Pamphlet-souvenir de la fête patronale des Canadiens-
français de Lowell, Mass., le 24 juin 1891
Lowell, MA: Bureaux et ateliers d'imprimerie de l'étoile, 1891
An item I don't own, though I dearly wish I did, this pamphlet-souvenir is just the sort of thing that 19th-century American nativists might've used as ammunition. Twenty-first-century nativists favour ammunition of a different sort.
I can't look at it without thinking of Antoine Gérin-Lajoie's Jean Rivard, le défricheur and Jean Rivard, économiste, twin fantasies written in an effort to stem the southern flow of Canadiens. Nearly one million francophone Quebecers left for New England in the nineteenth and early twentieth centuries. Charles Laflamme, Commissaire-Ordonnateur-en-Chef de la Fête St-Jean-Baptiste, was one.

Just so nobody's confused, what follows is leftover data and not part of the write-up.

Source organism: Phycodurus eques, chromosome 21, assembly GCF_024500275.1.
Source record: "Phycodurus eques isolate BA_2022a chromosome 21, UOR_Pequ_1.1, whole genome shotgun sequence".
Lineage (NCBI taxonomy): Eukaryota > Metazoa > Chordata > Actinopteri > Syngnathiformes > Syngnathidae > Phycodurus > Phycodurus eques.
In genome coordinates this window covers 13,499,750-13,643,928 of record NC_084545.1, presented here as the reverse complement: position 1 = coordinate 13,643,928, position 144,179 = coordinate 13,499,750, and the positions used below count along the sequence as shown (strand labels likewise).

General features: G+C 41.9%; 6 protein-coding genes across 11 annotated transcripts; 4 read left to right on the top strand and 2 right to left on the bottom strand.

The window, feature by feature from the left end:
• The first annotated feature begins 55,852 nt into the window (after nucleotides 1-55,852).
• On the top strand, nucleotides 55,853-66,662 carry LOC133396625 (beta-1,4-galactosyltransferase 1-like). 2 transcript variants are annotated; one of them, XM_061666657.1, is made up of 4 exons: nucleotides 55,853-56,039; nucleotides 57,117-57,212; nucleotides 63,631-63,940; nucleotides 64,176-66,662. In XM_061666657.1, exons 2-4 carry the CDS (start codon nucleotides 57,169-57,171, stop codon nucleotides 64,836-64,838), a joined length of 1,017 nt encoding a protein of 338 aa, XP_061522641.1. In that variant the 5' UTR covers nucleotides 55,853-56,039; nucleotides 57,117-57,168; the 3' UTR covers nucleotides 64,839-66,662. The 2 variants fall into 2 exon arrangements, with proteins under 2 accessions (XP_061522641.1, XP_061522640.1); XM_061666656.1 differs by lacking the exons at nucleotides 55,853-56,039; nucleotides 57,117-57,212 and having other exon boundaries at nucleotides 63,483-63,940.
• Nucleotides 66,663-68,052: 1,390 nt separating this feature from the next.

Inspector Laflamme is one of twenty-eight men – they're all men – featured in this chapbook. Note the emphasis accorded his place of birth. Others came from Béconcour, Longueuil, Sherbrooke, Trois Rivières, l'Avenir, St-Eustache, St-Valentin, St-Laurent, St-Judes, St-Grégoire, St-Guillaume d'Upton and St-Théodore d'Acton. No one appears to have done so well for himself as Doctor J.D. Desisle.
The mind behind Dr Delisle's Kinium Compound Wine, he was clearly a man of means, and could easily afford a full page ad.
It's remarkable just how many pharmacies advertised in the pamphlet-souvenir; I count eight, including these two.
This being la Fête, as one might expect, a fair number of the ads play on patriotism...
...but most are ads from firms that neither play up nor hide their heritage.
And then there are the ads placed by those who saw la Fête St-Jean-Baptiste as an opportunity to show their appreciation for their immigrant neighbours:
The Internet Archive has scans of the pamphlet-souvenir here.